Rabbi Gershon Winkler
Jewish Chaplain, Patton State Hospital
A mishnah pertaining to the holiday of Sukkot asks whether a person can fulfill one of the holiday’s key mitzvot—shaking the lulav, or palm branch—using a stolen lulav. While the mishnah essentially says no, the ancient rabbis of the Talmud add nuance: One can do so, some say, just not on the first day of the holiday. Like them, we can see both sides: On the one hand, how can we do good with something which was taken through unjust means? On the other hand, isn’t it possible to fulfill one mitzvah while breaking another? Engaging in one transgression does not mean that all of one’s actions are transgressions. In fact, elsewhere in the Talmud, it says in the name of Rav: “A person should always engage in Torah and mitzvot even if it’s for the wrong reasons, because doing something for the wrong reasons may lead to doing it for the right reasons.” (Babylonian Talmud, Nazir 23b.) If this is so, perhaps “dirty money,” if used for good, may lead to the transgressor’s repentance. If the “dirty money” was stolen, and it can’t be returned to its rightful place, isn’t using it for tzedakah better than stuffing the thief’s pockets?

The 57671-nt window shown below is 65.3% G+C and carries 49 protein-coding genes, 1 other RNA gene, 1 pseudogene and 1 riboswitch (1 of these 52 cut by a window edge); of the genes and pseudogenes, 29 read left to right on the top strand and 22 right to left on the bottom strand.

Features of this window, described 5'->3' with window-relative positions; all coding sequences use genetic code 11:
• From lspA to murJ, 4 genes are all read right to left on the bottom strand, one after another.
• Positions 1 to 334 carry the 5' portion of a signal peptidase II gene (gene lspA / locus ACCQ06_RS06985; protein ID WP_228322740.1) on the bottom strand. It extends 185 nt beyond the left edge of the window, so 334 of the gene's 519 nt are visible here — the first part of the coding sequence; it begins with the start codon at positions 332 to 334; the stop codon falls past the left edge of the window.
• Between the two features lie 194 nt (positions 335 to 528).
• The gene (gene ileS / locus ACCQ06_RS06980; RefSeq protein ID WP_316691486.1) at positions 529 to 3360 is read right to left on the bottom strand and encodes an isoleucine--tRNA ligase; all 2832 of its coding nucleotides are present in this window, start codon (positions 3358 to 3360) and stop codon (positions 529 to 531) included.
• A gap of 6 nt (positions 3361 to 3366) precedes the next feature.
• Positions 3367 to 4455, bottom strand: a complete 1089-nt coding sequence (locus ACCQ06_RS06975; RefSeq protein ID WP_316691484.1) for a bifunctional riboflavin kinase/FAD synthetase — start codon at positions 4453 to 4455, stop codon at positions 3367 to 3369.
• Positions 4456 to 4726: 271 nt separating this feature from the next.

Rabbi Elyssa Joy Austerklein
Beth El Congregation
Money attained through illegal activity must definitely be returned, according to Jewish law. Money given by someone who acquired it legally but is associated with past unethical and immoral activity is more complicated. If the gift is a part of a genuine process of teshuvah (repentance), then the mitzvah of tzedakah is to be encouraged. The complication, however, is that very large gifts can themselves be used by the giver as a way to wield power and cover wrongdoing. That is neither tzedakah nor teshuvah and should not be accepted. Some acts of wrongdoing are so heinous and harmful that any tzedakah from the wrongdoer should go toward the victims of the immoral activity rather than to institutions that might glorify the giver’s family name.